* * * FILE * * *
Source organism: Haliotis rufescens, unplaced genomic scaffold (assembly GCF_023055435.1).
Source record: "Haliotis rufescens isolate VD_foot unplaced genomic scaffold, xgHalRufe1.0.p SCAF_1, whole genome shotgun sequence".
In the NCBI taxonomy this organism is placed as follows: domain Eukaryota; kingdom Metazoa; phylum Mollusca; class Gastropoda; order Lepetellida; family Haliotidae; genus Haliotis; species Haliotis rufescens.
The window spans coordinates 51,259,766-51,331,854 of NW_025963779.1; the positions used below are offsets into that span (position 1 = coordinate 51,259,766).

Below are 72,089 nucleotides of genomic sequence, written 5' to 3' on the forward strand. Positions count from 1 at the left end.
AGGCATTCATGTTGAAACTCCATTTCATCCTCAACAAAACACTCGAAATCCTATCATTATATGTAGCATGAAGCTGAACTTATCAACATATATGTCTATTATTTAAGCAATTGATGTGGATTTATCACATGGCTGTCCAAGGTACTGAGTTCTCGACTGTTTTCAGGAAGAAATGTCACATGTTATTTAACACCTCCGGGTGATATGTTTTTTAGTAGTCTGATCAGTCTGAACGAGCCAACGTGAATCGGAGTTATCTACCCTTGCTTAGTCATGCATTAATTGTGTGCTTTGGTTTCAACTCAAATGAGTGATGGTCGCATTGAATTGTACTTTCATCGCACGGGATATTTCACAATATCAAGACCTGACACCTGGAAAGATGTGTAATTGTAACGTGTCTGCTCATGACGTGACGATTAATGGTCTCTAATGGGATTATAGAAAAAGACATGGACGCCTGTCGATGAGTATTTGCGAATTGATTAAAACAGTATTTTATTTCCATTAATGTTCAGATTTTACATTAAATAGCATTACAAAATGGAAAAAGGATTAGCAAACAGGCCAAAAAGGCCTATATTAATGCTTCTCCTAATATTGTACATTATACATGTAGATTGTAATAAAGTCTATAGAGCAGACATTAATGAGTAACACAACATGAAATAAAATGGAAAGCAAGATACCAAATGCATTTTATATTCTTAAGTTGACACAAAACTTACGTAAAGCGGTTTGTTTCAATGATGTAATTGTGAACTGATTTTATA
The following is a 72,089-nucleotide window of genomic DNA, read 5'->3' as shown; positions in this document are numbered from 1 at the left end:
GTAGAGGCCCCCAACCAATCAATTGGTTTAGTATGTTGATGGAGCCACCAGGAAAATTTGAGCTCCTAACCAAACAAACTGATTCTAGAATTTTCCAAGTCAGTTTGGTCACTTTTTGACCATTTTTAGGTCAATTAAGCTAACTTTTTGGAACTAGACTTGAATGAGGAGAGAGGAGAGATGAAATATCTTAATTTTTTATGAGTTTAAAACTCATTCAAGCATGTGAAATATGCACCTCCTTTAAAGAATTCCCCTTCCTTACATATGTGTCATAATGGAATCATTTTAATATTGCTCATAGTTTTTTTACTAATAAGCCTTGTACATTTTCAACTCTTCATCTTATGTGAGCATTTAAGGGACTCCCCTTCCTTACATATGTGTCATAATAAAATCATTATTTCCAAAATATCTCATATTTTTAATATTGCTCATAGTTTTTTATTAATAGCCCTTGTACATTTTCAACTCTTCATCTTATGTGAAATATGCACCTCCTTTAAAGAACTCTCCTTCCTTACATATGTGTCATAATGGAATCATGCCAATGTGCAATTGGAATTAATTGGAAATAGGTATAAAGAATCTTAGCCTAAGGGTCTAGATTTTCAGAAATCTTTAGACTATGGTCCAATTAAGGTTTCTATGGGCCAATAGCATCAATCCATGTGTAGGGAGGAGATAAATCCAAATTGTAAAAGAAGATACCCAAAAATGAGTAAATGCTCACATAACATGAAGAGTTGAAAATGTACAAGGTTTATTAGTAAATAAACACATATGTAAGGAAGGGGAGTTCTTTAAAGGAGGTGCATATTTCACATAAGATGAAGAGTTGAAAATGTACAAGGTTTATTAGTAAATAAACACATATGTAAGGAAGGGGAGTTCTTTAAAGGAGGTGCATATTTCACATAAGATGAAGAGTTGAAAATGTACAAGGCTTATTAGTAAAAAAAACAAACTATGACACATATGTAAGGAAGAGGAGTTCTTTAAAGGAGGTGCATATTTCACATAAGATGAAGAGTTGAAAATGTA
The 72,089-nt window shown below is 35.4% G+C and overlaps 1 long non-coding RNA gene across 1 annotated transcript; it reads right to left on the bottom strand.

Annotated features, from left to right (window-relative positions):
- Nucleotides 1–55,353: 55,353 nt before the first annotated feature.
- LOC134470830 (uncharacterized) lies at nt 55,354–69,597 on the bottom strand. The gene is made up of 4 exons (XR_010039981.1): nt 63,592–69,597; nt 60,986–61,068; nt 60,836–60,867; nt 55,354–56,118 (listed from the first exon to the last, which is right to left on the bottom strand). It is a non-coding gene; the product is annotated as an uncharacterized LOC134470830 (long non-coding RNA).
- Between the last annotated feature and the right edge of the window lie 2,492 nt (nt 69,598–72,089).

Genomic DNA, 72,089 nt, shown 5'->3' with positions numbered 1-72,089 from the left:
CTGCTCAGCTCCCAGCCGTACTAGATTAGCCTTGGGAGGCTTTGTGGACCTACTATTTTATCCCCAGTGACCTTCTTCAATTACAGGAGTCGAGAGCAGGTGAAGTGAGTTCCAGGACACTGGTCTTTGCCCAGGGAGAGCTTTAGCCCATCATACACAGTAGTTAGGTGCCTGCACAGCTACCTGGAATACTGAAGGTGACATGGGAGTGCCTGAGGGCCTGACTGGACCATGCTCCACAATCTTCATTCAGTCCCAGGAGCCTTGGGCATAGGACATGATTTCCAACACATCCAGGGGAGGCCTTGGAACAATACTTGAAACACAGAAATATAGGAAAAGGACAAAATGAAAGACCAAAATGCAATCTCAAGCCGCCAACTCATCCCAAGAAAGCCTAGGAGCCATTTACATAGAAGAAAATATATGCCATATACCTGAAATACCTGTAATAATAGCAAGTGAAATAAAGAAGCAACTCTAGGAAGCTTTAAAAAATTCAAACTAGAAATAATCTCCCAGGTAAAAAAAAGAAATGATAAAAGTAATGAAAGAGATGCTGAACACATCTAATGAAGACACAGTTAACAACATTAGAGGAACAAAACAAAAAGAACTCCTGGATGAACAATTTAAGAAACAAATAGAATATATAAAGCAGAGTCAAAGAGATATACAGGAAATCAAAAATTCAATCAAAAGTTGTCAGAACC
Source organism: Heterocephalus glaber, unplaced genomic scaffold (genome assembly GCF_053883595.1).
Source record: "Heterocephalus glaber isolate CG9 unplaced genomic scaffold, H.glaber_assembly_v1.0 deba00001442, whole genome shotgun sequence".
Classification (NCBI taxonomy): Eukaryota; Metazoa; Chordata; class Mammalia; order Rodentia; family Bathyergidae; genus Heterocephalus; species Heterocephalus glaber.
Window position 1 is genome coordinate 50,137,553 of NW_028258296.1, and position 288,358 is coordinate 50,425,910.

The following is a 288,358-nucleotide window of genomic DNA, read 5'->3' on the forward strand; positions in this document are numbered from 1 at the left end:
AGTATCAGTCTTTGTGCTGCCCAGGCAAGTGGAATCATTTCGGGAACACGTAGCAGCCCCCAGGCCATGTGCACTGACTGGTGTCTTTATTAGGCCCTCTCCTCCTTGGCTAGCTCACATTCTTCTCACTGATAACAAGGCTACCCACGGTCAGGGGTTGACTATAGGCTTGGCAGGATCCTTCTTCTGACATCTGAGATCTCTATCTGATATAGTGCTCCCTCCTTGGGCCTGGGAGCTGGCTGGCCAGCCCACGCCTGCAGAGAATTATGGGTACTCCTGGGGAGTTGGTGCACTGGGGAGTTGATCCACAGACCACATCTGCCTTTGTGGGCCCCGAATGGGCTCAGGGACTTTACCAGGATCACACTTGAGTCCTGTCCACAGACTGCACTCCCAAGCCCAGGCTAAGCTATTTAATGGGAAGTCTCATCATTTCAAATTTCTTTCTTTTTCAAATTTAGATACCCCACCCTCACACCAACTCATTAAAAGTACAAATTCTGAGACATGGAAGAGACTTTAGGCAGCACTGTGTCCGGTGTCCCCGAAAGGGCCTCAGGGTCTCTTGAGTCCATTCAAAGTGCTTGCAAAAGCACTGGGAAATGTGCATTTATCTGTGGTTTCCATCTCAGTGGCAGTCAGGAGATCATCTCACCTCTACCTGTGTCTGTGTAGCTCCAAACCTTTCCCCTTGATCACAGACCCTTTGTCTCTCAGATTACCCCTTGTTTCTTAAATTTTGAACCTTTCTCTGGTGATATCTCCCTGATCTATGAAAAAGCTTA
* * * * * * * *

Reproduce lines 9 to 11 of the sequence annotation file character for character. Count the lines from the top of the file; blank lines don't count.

The 72,089-nt window shown below is 35.4% G+C and overlaps 1 long non-coding RNA gene across 1 annotated transcript; it reads right to left on the bottom strand.

Annotated features, from left to right (window-relative positions):
- Nucleotides 1–55,353: 55,353 nt before the first annotated feature.